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(Abst. 2.321), 2016

Authors: L. Myers, J. Jones, N. Boesten, M. Lancman

Rationale: There are too few professionals who have an adequate understanding of PNES and are therefore not always prepared to educate their patients about their diagnosis and treatment recommendations. Therefore, in the age of the internet, it is not surprising that patients or caretakers might look for answers on-line. The purpose of this project was to investigate the representation of PNES and its associated terms on-line.

Methods: In order to determine on-line representation of PNES, we conducted three separate searches: 1) Google® , 2) Twitter® and 3) YouTube® for the following terms: "pnes", "pseudoseizure", "nonepileptic", "stress seizure", "dissociative seizure", "nonepileptic attack disorder", "NEAD", "psychogenic seizure" and "psychogenic seizures". All websites that appeared on the first three pages of Google® and YouTube® were recorded. As for Twitter®, the first 60 tweets were recorded. From that point, we separated the websites and YouTube videos into categories: 1) professionally-hosted, 2) patient/activist hosted, and 3) dually-hosted (professional and patient/activist). On Twitter®, the tweeters chosen name or hashtag handles that follow the tweet along with the content of the tweet was used to produce a rough classification of whether the writer was a professional or a layperson.

Results: A search using all the terms described in Methods revealed 80 professionally-hosted sites and 56 patient/ advocate sites. We identified three sites that fell within the combined patient/activist and professionally-hosted category. Professionals tended to use traditional hosting options while patients used many of the newer and non-traditional options.A total of 360 tweets that clearly referred to PNES and its associated terms were identified. Non-professionals tended to tweet more with the handle : "dissociative seizures," "non-epileptic attack disorder," and "stress seizure." Professionals tweeted more with the handle "psychogenic seizures." Tweets with the keyword "pseudoseizures" had a tendency to be pejorative.We identified 71 videos and 13 channels on YouTube® (a video sharing on-line site) that referred to PNES. Twenty two videos were professionally produced and 49 were produced by patients or advocates. PNES and NEAD were the most commonly searched keywords with "pseudoseizures" in the third place.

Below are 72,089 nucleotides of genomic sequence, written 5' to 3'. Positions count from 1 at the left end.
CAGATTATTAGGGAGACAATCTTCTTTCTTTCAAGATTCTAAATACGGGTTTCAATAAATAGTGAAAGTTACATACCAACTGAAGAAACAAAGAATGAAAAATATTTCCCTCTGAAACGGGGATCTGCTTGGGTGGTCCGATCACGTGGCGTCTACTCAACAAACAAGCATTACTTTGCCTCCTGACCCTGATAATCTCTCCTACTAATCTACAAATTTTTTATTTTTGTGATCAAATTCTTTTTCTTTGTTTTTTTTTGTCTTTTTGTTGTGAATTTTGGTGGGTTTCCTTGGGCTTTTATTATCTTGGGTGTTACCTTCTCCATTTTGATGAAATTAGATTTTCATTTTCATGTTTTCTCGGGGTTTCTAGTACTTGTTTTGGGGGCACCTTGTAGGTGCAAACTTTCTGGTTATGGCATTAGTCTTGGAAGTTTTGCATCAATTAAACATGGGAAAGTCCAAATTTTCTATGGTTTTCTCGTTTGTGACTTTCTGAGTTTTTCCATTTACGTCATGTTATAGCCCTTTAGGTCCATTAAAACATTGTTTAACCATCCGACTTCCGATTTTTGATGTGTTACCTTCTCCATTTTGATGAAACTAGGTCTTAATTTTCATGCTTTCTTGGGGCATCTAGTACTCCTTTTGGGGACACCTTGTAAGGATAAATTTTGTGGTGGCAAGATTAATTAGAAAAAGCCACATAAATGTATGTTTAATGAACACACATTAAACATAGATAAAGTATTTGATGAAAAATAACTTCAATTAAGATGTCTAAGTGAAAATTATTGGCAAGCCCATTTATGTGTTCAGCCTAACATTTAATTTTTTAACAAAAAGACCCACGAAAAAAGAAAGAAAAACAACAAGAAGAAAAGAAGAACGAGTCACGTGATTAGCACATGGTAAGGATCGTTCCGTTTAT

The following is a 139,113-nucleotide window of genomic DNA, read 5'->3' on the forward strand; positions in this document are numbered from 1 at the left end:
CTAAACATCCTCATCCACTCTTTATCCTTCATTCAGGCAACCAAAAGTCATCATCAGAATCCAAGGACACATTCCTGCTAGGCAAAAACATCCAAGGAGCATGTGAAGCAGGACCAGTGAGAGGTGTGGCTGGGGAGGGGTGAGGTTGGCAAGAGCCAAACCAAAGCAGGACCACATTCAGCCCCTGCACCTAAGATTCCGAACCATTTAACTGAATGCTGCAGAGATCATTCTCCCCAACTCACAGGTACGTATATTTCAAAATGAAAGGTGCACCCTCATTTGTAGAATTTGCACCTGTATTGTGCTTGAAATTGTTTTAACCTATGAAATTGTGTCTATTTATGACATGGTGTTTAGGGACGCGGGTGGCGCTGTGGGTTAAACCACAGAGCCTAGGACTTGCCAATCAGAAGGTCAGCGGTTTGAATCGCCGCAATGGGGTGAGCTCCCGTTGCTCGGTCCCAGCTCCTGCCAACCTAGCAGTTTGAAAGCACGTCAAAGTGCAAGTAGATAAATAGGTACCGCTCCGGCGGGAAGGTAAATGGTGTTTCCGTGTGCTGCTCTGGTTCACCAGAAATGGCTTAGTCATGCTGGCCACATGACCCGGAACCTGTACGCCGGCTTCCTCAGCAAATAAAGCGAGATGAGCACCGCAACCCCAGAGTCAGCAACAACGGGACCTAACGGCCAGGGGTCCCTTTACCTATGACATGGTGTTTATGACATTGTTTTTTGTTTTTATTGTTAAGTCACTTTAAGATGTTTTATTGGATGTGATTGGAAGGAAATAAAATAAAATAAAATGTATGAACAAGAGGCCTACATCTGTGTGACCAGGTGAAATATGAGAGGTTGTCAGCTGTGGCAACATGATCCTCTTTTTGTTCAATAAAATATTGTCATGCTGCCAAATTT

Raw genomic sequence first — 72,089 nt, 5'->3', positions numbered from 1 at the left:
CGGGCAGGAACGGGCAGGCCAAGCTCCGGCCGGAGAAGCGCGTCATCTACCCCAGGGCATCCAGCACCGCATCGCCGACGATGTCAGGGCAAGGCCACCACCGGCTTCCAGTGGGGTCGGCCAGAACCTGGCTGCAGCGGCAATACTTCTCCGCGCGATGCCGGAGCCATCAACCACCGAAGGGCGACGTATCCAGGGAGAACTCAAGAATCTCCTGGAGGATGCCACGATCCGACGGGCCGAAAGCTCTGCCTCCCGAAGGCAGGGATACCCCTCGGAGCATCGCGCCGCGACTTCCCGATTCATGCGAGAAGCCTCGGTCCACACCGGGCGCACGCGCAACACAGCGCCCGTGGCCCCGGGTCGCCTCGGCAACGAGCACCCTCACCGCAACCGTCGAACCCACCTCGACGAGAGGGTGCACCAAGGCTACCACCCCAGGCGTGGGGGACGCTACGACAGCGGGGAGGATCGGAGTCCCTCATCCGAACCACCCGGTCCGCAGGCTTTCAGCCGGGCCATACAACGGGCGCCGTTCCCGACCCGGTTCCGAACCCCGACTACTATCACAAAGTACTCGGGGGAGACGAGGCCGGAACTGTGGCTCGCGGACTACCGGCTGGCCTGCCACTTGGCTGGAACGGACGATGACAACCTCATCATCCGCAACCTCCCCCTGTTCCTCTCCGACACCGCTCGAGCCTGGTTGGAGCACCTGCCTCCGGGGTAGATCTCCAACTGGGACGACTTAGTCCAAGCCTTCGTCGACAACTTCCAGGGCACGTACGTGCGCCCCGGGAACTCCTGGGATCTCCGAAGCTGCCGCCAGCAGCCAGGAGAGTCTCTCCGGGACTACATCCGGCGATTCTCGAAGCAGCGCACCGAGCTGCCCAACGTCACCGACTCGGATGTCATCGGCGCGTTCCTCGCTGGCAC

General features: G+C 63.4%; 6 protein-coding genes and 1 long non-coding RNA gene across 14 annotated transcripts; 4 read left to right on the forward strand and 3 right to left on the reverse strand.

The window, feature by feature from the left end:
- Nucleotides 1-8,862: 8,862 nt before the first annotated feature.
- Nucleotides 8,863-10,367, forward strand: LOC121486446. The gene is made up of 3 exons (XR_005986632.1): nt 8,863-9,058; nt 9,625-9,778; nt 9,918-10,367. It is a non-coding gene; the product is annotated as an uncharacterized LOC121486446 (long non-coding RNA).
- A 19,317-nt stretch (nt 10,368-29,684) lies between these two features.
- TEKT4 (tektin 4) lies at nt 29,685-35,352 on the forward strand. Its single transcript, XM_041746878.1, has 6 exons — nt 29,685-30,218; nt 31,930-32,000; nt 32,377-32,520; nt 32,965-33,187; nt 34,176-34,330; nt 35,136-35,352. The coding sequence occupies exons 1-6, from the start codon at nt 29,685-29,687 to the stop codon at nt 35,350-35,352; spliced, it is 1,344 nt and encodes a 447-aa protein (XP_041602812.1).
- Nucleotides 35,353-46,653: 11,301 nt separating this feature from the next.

Conclusions: PNES is clearly represented on-line in several mediums including Google pages, Twitter, and YouTube. There are professionally and patient/advocate hosted options in all three mediums. Professionals might benefit from using some of the newer and non-traditional hosting options and increasing the number of on-line materials for health professionals.. A detailed examination, in particular, of the quality of patient produced on-line content is needed.

Funding: This project received no funding.